By Nicola Callaghan, Managing Director at HR Caddy
The contingency measures set out in the Government’s Plan B for the COVID-19 crisis had been well publicised in advance but, nevertheless, it has created new challenges for employers across the Midlands and the rest of England.
While most businesses are better prepared with the logistics of making this happen, many were just starting to enjoy getting back to some sort of normality. This latest change won’t be taken lightly and will, inevitability, have an impact on the operations of many businesses.
Balancing home and office working has highlighted there are huge benefits for many coming into an office, meeting with colleagues, taking part in training and development, improving response times to customers and many other aspects of work, and while there are great benefits for home working – having all or nothing comes with its own set of issues for both employees and employers.
Employers need to be clear about what they expect from their employees and should put any policies in writing so that they are clearly communicated.
They must ensure that they learn from the lessons they faced when bringing employees back to work previously. As the transition can be a difficult one.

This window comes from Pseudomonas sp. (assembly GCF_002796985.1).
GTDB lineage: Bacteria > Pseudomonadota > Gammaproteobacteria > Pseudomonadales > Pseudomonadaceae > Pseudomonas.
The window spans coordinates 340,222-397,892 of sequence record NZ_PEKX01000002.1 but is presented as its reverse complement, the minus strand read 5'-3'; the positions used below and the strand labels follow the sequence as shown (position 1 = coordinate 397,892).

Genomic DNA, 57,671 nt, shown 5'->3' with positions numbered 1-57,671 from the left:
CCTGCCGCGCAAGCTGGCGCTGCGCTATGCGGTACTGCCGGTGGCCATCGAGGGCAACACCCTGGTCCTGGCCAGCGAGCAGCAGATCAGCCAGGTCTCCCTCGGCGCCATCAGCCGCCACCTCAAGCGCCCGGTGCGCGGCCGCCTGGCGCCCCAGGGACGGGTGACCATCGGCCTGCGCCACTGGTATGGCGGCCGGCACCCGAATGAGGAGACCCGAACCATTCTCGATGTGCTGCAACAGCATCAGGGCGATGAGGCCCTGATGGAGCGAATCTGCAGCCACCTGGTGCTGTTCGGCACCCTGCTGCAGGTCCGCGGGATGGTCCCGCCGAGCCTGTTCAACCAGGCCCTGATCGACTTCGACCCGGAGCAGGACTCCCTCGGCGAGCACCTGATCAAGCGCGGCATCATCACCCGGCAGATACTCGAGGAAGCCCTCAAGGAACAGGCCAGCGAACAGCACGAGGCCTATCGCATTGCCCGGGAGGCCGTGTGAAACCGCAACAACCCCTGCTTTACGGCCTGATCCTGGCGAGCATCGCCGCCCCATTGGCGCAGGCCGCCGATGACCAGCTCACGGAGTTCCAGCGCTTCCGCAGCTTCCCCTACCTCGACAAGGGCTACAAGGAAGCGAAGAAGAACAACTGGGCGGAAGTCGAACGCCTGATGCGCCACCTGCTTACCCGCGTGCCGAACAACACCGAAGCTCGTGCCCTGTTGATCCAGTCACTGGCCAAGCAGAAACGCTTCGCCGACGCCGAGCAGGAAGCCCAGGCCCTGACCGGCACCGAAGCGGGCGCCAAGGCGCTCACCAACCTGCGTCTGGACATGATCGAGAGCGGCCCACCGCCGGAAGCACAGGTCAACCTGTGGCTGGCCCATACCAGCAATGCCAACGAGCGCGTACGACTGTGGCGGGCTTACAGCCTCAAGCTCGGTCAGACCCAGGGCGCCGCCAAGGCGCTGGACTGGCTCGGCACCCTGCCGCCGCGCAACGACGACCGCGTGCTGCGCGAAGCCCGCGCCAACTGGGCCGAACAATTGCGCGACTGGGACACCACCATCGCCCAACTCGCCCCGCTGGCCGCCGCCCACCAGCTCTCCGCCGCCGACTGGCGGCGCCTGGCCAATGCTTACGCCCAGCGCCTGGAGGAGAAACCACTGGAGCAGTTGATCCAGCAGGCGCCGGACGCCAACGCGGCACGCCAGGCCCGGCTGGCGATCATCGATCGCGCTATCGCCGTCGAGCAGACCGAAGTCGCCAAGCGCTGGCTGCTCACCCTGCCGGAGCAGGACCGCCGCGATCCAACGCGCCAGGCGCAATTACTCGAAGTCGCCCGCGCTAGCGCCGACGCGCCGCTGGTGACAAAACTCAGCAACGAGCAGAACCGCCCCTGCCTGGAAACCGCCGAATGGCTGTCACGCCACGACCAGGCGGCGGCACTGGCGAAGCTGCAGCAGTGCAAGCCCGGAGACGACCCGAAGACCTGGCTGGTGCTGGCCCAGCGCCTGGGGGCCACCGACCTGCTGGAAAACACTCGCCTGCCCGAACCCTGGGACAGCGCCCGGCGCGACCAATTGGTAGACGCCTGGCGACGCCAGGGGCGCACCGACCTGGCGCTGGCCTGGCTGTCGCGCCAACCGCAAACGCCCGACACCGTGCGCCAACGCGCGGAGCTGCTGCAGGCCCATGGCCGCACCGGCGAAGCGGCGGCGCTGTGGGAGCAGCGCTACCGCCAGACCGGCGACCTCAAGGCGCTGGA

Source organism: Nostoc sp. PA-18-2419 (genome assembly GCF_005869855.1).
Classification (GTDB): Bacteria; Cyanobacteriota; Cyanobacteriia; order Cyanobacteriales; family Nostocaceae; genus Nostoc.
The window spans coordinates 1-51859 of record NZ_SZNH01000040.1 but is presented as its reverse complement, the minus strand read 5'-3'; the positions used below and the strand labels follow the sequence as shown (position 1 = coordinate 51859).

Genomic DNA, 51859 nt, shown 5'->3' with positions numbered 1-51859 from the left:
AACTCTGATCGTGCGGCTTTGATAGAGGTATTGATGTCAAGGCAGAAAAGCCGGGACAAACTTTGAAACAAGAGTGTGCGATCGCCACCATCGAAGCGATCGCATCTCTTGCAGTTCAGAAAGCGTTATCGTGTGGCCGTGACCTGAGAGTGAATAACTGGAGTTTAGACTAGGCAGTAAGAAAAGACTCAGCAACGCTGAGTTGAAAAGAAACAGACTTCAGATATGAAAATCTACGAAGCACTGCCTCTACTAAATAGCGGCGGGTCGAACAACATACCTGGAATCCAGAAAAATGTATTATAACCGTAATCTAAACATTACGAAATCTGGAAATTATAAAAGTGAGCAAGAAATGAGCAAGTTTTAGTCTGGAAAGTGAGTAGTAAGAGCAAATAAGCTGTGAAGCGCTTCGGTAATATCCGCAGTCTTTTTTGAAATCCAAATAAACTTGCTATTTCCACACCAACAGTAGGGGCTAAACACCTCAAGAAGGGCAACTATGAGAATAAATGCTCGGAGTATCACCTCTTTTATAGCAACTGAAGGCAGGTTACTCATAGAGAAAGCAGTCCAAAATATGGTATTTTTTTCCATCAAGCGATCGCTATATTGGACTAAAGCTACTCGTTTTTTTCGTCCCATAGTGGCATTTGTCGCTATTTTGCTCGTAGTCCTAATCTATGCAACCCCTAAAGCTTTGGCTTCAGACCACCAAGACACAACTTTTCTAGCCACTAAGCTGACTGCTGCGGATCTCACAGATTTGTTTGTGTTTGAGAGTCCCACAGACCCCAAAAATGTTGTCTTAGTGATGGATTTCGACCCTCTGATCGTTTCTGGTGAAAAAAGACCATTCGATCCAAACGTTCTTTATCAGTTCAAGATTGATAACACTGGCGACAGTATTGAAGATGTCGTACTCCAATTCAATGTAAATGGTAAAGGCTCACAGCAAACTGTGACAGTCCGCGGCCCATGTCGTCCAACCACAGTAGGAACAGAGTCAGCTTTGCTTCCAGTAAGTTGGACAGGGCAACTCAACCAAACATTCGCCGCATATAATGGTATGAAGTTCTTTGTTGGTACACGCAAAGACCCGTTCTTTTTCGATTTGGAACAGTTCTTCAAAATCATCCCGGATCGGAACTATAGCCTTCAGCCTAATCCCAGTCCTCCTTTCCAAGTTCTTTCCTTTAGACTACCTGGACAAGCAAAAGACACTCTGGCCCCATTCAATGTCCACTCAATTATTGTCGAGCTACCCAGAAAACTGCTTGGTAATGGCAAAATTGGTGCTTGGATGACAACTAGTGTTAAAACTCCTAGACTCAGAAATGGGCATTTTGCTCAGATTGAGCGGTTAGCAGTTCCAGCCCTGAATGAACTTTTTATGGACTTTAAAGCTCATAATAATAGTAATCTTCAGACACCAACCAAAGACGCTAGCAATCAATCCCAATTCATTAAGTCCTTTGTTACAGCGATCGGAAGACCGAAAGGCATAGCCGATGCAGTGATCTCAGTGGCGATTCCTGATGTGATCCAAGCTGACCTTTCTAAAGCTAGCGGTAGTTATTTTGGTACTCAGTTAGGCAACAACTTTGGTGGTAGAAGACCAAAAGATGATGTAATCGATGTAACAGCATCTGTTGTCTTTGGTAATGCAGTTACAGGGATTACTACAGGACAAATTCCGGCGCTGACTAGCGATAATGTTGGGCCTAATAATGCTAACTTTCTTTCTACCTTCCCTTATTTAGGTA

While some staff couldn’t wait to get back to the office, others felt they were being punished by being made to return and so employers must balance these needs against those of their business.
The statement “only if you can” also provides a vague definition of what we need to do – many employers may feel this time this gives them justification to say, my business just doesn’t function as well with all my staff at home.
So before making hasty “one size fits all” decisions, employers must speak to their teams and see what they think about it and find out what they feel safe doing so, while trying to be flexible where they can.
In some cases, they may need to separate certain workers who cannot function as well while working at home. Remember, we are all individuals, with unique strengths and weaknesses. Employers must just ensure any policies do not discriminate against those with protected characteristics such as a disability or due to their age, sex or gender.
Pragmatism is key and employers should be realistic and honest with their team, even if some employees find the new measures difficult to take.
Although the Government has promised to review these measures in the new year, this may be in place for many months, so remember to manage expectations and support your team, including focusing on their wellbeing.
The return to home working and the disparity in who can and can’t manage time away from the office can lead to conflict and so there could be real benefits in getting some quick HR advice and support, to make sure your back is covered.